With the addition of a halogen, flat plate solar collector panels with or without a selective radiation surface gain not only an advantage of smaller dimensions for a given heat demand, but also are more desirable economically. Halogen activation of such collector enclosures 10 is accomplished merely by introducing one of the two halogens 16 mentioned within the confinement. To prevent metallic surfaces from being attacked by the halogen, the enclosure 10 must first be flushed out with a dry gas, such as nitrogen or any other, which will not react with the halogen. The same procedure of avoiding moisture should follow the same techniques as are found in freon refrigeration equipment. It is also advisable to use glass for the transparent media because plastic material will usually absorb such halogen, discolor and eventually fail altogether.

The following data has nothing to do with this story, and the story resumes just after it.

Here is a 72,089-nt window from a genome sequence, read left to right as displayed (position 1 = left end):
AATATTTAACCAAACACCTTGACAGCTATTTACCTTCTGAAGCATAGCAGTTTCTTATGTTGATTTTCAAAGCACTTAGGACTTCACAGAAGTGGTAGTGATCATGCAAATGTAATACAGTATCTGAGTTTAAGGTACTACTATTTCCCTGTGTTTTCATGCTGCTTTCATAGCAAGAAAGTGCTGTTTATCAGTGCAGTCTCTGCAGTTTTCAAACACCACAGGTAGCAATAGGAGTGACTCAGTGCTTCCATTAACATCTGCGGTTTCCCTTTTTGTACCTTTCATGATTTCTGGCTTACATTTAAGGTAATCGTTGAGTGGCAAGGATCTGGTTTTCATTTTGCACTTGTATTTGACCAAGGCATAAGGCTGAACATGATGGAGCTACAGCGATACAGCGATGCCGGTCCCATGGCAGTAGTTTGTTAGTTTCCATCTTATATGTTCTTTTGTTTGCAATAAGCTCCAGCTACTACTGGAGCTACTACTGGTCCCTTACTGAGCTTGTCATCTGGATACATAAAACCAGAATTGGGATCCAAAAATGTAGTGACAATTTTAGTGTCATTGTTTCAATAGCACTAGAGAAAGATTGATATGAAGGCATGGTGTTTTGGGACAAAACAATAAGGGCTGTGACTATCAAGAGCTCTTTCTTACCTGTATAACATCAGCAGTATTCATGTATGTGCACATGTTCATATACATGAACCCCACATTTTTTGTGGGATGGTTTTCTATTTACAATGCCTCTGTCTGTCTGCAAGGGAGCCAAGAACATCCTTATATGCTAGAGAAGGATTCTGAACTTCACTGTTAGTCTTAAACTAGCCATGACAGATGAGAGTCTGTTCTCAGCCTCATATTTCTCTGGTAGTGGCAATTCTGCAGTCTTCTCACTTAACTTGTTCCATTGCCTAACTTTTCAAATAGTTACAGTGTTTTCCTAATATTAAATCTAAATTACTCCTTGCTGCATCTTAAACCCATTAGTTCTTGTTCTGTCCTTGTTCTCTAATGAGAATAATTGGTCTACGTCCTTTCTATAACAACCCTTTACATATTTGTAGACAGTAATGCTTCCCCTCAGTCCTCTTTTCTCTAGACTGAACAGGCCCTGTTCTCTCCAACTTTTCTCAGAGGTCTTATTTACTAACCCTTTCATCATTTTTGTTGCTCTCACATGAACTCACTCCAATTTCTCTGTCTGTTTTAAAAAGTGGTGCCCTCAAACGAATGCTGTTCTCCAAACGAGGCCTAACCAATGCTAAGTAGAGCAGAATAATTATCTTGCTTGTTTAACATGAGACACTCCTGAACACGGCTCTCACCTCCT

Ideally, in the case iodine has been chosen, it must be introduced so as to be exposed to the incoming radiation. It matters not whether it is in a pile or scattered. Iodine vapor will create a small static pressure and it has been found so insignificant that little, if any, precaution needs to be taken for glass protection. The cavity must be hermetically sealed however, since iodine loss would be considerable over a period of time. It has also been found that the amount of iodine chosen for the particular cavity is sufficient when a few iodine crystals can be seen forming on the underside of the glass surface. If no crystals form, then there might be a chance of iodine insufficiency and if the undersurface becomes too coated with crystals, incoming radiation can be blocked and efficiency will be rapidly reduced. A good practice of curing oversupply is to leave a vent open and in the sun the crystal formations will gradually subside as the gas vents to atmosphere, then the chamber can be sealed. Generally, the quantity of halogen per square yard, depending upon depth of cavity, need be no more than a few grams.